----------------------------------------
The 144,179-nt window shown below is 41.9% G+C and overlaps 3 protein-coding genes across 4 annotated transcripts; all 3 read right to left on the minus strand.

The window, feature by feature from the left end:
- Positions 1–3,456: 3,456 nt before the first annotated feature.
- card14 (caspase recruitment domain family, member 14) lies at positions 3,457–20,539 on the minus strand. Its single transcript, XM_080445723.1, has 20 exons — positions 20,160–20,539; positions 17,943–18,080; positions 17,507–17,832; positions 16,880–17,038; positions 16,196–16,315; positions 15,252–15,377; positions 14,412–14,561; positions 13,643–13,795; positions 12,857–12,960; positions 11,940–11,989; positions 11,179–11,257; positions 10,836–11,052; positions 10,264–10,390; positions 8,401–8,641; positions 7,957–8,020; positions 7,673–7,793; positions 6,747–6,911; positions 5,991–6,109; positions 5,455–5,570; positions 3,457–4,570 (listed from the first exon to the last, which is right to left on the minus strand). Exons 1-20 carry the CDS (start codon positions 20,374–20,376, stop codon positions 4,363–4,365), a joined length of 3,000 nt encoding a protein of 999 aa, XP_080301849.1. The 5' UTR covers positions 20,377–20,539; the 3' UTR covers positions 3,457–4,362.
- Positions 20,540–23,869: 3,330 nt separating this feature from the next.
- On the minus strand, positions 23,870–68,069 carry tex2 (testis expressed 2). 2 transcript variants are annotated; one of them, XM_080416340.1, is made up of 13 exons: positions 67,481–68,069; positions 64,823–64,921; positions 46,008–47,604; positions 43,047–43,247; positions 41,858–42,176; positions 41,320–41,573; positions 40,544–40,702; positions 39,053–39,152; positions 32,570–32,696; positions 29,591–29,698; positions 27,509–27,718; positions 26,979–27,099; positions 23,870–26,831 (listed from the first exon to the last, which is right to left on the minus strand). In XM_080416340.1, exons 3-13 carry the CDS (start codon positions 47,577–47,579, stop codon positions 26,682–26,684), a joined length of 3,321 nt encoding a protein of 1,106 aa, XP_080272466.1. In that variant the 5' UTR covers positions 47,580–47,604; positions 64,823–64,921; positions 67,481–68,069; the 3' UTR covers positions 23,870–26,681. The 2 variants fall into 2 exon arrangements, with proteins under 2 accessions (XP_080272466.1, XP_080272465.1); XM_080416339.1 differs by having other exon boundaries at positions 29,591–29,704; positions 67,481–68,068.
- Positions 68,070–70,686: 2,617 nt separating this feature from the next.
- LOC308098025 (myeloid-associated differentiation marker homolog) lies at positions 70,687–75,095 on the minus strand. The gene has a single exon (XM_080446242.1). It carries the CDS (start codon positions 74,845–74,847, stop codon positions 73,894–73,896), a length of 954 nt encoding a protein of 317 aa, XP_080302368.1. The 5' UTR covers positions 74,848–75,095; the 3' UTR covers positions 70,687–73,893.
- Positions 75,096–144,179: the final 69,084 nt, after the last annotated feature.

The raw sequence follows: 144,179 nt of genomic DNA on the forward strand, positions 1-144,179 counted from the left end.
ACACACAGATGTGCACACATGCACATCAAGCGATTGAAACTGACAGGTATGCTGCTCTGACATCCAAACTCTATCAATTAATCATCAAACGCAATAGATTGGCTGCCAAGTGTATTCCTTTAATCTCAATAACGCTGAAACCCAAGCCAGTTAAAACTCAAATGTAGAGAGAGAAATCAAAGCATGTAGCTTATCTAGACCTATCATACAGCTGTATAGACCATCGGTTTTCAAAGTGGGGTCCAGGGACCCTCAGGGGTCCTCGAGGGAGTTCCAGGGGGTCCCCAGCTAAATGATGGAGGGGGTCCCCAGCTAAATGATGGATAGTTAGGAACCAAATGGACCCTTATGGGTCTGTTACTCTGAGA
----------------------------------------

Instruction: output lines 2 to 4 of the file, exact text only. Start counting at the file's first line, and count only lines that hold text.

The window, feature by feature from the left end:
- Positions 1–3,456: 3,456 nt before the first annotated feature.
- card14 (caspase recruitment domain family, member 14) lies at positions 3,457–20,539 on the minus strand. Its single transcript, XM_080445723.1, has 20 exons — positions 20,160–20,539; positions 17,943–18,080; positions 17,507–17,832; positions 16,880–17,038; positions 16,196–16,315; positions 15,252–15,377; positions 14,412–14,561; positions 13,643–13,795; positions 12,857–12,960; positions 11,940–11,989; positions 11,179–11,257; positions 10,836–11,052; positions 10,264–10,390; positions 8,401–8,641; positions 7,957–8,020; positions 7,673–7,793; positions 6,747–6,911; positions 5,991–6,109; positions 5,455–5,570; positions 3,457–4,570 (listed from the first exon to the last, which is right to left on the minus strand). Exons 1-20 carry the CDS (start codon positions 20,374–20,376, stop codon positions 4,363–4,365), a joined length of 3,000 nt encoding a protein of 999 aa, XP_080301849.1. The 5' UTR covers positions 20,377–20,539; the 3' UTR covers positions 3,457–4,362.